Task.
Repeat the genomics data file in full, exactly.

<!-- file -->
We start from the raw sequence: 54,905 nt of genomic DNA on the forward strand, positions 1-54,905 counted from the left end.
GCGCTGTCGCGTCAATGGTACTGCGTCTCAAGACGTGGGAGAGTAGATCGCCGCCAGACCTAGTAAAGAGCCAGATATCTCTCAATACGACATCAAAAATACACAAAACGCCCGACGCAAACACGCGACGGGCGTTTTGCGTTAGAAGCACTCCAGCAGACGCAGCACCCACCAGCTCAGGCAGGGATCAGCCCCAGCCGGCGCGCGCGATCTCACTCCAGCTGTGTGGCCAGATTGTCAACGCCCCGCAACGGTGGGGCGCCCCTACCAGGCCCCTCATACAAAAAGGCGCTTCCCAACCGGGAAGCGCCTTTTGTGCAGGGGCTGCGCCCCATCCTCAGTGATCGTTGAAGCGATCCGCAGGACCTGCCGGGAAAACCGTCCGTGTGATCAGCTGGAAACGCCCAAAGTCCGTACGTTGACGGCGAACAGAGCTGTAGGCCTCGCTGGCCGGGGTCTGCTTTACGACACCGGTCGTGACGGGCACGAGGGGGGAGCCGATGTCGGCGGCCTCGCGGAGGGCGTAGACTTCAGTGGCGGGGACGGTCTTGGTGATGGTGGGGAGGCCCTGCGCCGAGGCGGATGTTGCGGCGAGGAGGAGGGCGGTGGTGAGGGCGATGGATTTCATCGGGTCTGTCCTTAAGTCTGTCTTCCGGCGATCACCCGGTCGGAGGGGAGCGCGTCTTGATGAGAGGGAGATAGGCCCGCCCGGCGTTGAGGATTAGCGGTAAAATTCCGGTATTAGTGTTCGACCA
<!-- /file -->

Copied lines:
We start from the raw sequence: 54,905 nt of genomic DNA on the forward strand, positions 1-54,905 counted from the left end.
GCGCTGTCGCGTCAATGGTACTGCGTCTCAAGACGTGGGAGAGTAGATCGCCGCCAGACCTAGTAAAGAGCCAGATATCTCTCAATACGACATCAAAAATACACAAAACGCCCGACGCAAACACGCGACGGGCGTTTTGCGTTAGAAGCACTCCAGCAGACGCAGCACCCACCAGCTCAGGCAGGGATCAGCCCCAGCCGGCGCGCGCGATCTCACTCCAGCTGTGTGGCCAGATTGTCAACGCCCCGCAACGGTGGGGCGCCCCTACCAGGCCCCTCATACAAAAAGGCGCTTCCCAACCGGGAAGCGCCTTTTGTGCAGGGGCTGCGCCCCATCCTCAGTGATCGTTGAAGCGATCCGCAGGACCTGCCGGGAAAACCGTCCGTGTGATCAGCTGGAAACGCCCAAAGTCCGTACGTTGACGGCGAACAGAGCTGTAGGCCTCGCTGGCCGGGGTCTGCTTTACGACACCGGTCGTGACGGGCACGAGGGGGGAGCCGATGTCGGCGGCCTCGCGGAGGGCGTAGACTTCAGTGGCGGGGACGGTCTTGGTGATGGTGGGGAGGCCCTGCGCCGAGGCGGATGTTGCGGCGAGGAGGAGGGCGGTGGTGAGGGCGATGGATTTCATCGGGTCTGTCCTTAAGTCTGTCTTCCGGCGATCACCCGGTCGGAGGGGAGCGCGTCTTGATGAGAGGGAGATAGGCCCGCCCGGCGTTGAGGATTAGCGGTAAAATTCCGGTATTAGTGTTCGACCA